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Secret Life of Adjuncts

Angela D. Miller, Design, Arts and Technology

Fall 2020

 

 

As a college student, you more than likely learned from adjuncts—the highly specialized faculty who teach one or two classes per semester. The university couldn’t function without them. But did you ever stop to wonder what they were doing when they weren’t at Bellarmine? We decided to find out. The results might surprise you.   

By Harry Rothgerber ‘69 

After taking a meandering route from Ohio to California to Australia, Angela D. Miller arrived in 2009 at Bellarmine, where she has become a well-regarded adjunct, staff member and student. Equally roundabout was her trek through psychology, forensic science, bartending and odd jobs to her passion—the theater. 

Leaving her hometown of Cleveland, she received her undergraduate degree in psychology from Xavier University, then earned a master’s degree in forensic science in California. Interested in investigating criminal behavior, Miller landed an internship in the Forensic Unit at the San Diego Police Department. However, she explained, “this was long before CSI and NCIS shows, and, like most things on TV, the reality isn’t half as exciting.”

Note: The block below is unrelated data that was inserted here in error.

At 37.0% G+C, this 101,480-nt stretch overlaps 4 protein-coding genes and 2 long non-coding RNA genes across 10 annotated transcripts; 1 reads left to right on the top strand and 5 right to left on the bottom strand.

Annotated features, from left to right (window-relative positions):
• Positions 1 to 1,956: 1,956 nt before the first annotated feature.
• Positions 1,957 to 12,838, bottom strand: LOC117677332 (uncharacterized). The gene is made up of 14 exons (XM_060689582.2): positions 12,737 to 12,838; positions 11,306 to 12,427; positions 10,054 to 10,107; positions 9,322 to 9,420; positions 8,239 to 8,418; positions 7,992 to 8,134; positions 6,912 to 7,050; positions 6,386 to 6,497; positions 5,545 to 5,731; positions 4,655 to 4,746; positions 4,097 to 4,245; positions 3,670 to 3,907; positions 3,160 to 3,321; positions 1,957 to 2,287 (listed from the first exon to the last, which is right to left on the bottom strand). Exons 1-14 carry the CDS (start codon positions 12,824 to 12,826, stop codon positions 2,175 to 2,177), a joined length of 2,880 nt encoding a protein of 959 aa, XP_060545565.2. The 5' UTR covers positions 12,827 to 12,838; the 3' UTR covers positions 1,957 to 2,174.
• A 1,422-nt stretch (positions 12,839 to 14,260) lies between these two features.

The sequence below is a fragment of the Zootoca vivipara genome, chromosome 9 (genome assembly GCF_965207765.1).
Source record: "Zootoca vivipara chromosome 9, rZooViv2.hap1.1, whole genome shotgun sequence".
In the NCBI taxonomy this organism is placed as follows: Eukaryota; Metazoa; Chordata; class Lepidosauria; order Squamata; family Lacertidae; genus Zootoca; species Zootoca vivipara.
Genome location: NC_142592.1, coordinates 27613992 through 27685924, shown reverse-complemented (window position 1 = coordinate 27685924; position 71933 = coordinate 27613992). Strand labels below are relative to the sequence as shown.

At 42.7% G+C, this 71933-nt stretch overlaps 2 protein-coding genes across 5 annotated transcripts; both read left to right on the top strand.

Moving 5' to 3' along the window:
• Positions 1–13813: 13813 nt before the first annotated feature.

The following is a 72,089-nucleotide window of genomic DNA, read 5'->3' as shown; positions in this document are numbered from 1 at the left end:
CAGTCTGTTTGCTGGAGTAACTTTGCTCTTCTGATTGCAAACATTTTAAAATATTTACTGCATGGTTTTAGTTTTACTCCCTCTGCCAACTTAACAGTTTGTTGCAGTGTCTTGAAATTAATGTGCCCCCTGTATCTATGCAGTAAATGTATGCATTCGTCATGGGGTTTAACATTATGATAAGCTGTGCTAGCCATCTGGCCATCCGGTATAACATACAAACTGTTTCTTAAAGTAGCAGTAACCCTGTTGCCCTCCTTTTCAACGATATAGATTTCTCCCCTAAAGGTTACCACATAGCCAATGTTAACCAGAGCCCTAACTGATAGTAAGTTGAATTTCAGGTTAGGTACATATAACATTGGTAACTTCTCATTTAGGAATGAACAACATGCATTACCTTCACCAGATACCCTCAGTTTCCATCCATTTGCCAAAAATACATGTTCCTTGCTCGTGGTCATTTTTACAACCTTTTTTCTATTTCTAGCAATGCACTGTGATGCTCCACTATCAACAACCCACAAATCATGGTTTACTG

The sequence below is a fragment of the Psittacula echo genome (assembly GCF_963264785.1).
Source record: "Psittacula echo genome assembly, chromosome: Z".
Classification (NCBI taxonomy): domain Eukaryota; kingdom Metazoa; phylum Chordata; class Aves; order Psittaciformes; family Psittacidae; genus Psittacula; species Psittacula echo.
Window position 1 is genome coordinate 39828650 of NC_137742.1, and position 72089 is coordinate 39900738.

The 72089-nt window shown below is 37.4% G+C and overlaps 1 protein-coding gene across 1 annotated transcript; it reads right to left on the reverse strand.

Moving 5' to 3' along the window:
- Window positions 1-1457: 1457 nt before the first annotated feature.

What did excite her was working at San Diego’s Old Globe Theatre, where she secured a nighttime job as a dresser in the crew. “At night at The Globe, I would find myself on my knees staring up at a half-naked woman who was cheering me on as I desperately tried to latched up the hundreds of hook-and-eyes on the front of her corset and gown for a 38-second, full-costume change,” she said. In the end, it was Miller herself who got hooked. 

The scales tipped, and her balance became her passion. “I gave up a $60K-a-year career for a $6-an-hour job…and I never looked back,” she said. “I regret nothing, and I’ve loved every minute of it.” After almost a decade of working and learning at The Globe, she received a scholarship to the University of Tasmania, where she earned her second master’s degree, this one in directing. 

“I love the DAT program because it is geared to help students use digital media to accentuate what they have learned in their major field and apply it in practical terms.” 

Since coming to Bellarmine, Miller has taught interdisciplinary classes as well as courses in Theatre, Communications and Design, Arts & Technology (DAT), while also working in the Registrar’s Office since 2013. Recently, she completed still another master’s degree, this one in digital media at BU. “Unlike my previous change in career, this last shift focuses on digital media as a tool for a creative bridge between the arts and communication,” she said. “It’s perfectly suited for DAT, and that led me to where I am today.” 

She also participated in the successful TEDx event at Bellarmine in 2019. “I was brought in because of my experience with technical theater, directing and live events,” Miller said. “What I didn’t realize was that I was also joining a family. It was pretty darn cool.” Dr. Shawn Apostel, director of the DAT program, said “TedxBellarmineU would not be the same without her.”